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Study - Antarctica - McMurdo - Ice - Shelf
In a recent study on Antarctica’s McMurdo Ice Shelf, scientists used seismometers to record hundreds of thousands of tiny “ice quakes” that appear to be caused by pools of partially-melted ice expanding and freezing at night.
University of Chicago glaciologist Douglas MacAyeal is co-author of the study, published in the Annals of Glaciology on December 17, 2018. MacAyeal said in a statement:
Areas - Tens - Hundreds - Thousands - Night
In these areas we would record tens, hundreds, up to thousands of these per night. It’s possible that seismometers may be a practical way for us to remotely monitor glacier melting.
Scientist Becky Goodsell peers at a seismometer. Image via Alison Banwell/University of Chicago.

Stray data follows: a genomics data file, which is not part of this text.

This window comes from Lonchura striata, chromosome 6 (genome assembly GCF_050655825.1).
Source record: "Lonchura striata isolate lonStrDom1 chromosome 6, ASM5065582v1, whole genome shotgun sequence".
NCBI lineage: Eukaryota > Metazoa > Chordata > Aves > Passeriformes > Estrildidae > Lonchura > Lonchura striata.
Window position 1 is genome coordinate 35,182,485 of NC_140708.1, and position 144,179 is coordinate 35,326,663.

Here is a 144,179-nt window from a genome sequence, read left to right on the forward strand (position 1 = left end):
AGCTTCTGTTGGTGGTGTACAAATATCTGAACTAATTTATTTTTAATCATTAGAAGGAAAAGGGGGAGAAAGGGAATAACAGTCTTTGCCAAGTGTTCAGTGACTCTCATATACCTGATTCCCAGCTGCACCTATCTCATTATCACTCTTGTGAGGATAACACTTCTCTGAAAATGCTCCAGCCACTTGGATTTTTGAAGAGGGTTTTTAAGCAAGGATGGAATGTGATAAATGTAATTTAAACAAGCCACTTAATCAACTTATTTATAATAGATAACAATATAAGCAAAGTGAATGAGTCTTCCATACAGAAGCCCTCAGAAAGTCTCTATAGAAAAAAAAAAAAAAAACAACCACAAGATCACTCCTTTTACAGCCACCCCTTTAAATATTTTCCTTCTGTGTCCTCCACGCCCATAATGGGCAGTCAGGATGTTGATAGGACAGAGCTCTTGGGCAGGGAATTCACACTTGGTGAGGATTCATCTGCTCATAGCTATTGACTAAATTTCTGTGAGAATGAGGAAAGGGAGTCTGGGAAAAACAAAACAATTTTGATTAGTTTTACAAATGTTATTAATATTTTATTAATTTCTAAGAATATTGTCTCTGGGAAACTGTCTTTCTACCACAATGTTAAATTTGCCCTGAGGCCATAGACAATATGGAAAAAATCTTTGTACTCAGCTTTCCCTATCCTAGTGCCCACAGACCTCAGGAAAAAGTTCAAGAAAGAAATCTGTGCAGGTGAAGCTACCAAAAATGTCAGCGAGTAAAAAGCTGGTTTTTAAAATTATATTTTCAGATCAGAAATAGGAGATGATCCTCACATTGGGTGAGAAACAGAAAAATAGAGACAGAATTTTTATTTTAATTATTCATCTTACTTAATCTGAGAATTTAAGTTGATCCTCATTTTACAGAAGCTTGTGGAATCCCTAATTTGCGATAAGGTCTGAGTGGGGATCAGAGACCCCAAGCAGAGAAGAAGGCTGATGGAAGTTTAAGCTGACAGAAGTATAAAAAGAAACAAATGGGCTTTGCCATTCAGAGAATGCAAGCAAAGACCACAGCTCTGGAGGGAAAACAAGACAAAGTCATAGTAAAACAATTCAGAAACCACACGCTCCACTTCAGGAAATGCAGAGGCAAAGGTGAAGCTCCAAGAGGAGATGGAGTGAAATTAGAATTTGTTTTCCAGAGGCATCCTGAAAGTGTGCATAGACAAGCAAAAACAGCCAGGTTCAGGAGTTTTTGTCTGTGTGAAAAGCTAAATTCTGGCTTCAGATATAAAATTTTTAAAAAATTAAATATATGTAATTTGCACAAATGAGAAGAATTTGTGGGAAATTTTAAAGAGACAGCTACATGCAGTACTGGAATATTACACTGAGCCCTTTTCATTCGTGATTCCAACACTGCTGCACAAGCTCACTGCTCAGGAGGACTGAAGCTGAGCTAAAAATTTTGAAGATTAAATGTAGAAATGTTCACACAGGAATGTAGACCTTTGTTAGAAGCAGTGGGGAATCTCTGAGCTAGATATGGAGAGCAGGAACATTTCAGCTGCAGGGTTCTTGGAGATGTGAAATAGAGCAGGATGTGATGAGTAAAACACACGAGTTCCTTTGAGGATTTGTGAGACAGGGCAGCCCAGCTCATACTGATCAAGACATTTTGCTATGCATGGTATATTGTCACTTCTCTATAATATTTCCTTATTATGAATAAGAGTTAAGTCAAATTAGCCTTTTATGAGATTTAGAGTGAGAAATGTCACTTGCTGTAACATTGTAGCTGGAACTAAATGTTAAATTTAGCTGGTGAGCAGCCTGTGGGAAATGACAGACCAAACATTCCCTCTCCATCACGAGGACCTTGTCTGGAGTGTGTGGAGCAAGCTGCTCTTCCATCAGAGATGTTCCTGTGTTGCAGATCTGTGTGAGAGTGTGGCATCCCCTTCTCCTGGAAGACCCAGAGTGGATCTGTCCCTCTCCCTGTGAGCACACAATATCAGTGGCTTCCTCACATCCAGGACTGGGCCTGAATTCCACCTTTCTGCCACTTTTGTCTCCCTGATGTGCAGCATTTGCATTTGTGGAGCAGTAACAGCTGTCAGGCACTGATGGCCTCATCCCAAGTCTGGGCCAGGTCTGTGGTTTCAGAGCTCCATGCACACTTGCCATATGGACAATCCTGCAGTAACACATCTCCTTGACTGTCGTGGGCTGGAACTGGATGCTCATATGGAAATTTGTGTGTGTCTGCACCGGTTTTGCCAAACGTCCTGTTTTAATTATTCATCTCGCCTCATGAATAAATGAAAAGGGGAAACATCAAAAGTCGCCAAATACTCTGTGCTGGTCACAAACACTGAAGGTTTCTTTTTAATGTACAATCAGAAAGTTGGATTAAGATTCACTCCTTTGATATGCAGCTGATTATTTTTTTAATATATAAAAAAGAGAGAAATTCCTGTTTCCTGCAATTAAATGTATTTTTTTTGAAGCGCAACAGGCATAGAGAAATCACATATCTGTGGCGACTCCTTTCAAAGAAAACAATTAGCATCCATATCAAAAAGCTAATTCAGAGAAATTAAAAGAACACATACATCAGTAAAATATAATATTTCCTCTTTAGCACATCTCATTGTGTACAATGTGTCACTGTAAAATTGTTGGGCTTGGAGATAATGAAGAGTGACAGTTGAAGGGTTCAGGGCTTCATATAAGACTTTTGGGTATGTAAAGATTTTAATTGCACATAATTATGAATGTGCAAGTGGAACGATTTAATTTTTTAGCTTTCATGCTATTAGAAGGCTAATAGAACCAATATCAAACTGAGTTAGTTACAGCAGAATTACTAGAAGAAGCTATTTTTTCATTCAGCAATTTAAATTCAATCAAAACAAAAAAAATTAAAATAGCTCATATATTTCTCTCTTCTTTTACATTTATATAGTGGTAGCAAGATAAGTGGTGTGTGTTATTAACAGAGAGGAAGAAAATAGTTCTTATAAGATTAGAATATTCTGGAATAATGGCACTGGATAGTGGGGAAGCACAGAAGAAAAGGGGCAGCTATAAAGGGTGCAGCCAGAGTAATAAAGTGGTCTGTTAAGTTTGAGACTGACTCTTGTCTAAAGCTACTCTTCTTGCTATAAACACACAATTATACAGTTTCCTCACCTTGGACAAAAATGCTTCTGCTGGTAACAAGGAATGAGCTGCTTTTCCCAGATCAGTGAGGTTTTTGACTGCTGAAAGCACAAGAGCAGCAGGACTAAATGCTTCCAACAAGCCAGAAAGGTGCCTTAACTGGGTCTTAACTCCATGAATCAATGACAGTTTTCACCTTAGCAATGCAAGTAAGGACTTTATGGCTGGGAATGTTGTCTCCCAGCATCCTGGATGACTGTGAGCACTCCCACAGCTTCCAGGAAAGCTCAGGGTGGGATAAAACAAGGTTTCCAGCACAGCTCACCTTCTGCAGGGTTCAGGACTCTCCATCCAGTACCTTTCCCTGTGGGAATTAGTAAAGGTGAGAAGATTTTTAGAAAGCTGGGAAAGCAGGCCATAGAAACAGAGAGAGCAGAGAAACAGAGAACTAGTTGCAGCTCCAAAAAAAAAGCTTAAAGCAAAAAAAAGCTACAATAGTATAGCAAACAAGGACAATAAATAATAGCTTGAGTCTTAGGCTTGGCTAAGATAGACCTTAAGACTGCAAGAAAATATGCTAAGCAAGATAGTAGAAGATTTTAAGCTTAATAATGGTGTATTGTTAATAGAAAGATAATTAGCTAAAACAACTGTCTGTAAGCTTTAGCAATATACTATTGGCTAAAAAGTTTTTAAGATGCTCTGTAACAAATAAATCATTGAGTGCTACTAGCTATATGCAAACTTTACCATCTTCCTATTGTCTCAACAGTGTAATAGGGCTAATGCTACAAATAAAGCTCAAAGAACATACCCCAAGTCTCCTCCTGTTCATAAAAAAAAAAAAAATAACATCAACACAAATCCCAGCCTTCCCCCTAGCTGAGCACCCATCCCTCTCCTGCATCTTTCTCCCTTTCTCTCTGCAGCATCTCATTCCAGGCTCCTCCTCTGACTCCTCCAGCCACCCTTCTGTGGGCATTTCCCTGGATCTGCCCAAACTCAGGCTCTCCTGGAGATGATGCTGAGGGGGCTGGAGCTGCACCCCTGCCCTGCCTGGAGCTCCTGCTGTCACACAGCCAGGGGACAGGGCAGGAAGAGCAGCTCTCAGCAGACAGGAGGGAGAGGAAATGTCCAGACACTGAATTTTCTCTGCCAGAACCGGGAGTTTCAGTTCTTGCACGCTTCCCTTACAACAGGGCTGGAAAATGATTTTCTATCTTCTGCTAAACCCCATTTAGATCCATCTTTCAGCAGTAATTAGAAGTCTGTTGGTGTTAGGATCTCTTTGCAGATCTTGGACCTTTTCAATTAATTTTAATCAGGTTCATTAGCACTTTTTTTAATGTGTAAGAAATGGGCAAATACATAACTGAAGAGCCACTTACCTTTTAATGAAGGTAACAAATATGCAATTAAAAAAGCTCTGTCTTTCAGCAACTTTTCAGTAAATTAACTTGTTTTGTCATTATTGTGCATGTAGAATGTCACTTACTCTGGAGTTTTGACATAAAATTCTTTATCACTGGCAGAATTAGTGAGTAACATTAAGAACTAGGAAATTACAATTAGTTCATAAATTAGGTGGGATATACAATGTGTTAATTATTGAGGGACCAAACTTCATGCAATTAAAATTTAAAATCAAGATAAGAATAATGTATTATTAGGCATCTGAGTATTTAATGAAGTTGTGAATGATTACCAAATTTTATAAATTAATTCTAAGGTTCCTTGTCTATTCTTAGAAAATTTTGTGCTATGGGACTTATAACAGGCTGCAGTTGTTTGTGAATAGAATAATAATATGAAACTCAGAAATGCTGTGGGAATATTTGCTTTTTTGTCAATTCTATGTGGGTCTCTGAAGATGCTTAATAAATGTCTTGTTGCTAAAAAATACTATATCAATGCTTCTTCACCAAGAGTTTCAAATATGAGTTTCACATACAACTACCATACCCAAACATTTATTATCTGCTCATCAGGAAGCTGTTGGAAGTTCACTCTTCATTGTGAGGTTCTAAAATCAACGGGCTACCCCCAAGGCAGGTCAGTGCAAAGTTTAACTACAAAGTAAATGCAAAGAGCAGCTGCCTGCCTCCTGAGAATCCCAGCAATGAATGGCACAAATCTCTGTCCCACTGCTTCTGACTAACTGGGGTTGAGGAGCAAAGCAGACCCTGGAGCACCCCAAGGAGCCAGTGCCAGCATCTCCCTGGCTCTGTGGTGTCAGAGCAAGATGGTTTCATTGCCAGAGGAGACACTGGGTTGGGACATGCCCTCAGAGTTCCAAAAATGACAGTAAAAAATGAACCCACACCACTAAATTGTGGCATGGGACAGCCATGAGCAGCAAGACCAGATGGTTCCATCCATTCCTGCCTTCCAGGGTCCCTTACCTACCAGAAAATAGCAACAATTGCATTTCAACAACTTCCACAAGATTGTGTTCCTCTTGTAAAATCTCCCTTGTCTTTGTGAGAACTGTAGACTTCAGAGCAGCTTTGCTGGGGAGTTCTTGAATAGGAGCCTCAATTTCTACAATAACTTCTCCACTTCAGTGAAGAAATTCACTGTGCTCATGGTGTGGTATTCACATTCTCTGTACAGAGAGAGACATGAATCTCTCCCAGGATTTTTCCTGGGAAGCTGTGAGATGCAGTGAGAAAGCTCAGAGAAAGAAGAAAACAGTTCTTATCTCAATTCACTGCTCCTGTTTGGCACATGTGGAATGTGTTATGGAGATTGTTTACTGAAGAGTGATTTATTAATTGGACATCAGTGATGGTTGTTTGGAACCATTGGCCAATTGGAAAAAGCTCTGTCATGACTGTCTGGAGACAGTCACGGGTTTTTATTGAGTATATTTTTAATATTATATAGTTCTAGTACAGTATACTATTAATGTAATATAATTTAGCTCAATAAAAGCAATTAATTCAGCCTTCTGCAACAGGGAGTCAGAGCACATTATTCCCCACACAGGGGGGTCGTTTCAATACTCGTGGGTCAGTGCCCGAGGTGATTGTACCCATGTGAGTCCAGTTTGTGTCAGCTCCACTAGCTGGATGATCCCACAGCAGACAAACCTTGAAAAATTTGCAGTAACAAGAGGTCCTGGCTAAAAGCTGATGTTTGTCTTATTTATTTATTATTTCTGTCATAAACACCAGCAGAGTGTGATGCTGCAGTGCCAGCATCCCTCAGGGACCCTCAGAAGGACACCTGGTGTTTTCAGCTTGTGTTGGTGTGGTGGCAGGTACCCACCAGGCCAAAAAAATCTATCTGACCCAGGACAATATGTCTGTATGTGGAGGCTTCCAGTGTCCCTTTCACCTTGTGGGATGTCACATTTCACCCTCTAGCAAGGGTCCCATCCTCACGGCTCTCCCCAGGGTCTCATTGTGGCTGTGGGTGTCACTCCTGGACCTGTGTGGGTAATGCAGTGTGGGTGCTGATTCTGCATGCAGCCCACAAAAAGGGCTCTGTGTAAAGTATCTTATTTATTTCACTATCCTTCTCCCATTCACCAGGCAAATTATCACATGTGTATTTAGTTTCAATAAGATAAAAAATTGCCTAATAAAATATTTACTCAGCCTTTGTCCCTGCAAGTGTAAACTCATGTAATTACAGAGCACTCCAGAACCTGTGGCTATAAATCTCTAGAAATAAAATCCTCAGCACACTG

Meltwater - Lakes - McMurdo - Ice - Shelf
Meltwater lakes on the McMurdo Ice Shelf. Image via AntarcticGlacier.org.
The team set up seismometers for 60 days during the melt season in two locations near seasonal meltwater lakes on the McMurdo Ice Shelf. One location was drier; the other was slushier, with pools of melted water forming and refreezing. The wetter location, they found, was alive with seismic activity at night. MacAyeal explained:
Ponds - Layer - Ice - Top - Water
In these ponds, there’s often a layer of ice on top of melted water below, like you see with a lake that’s only frozen on top....
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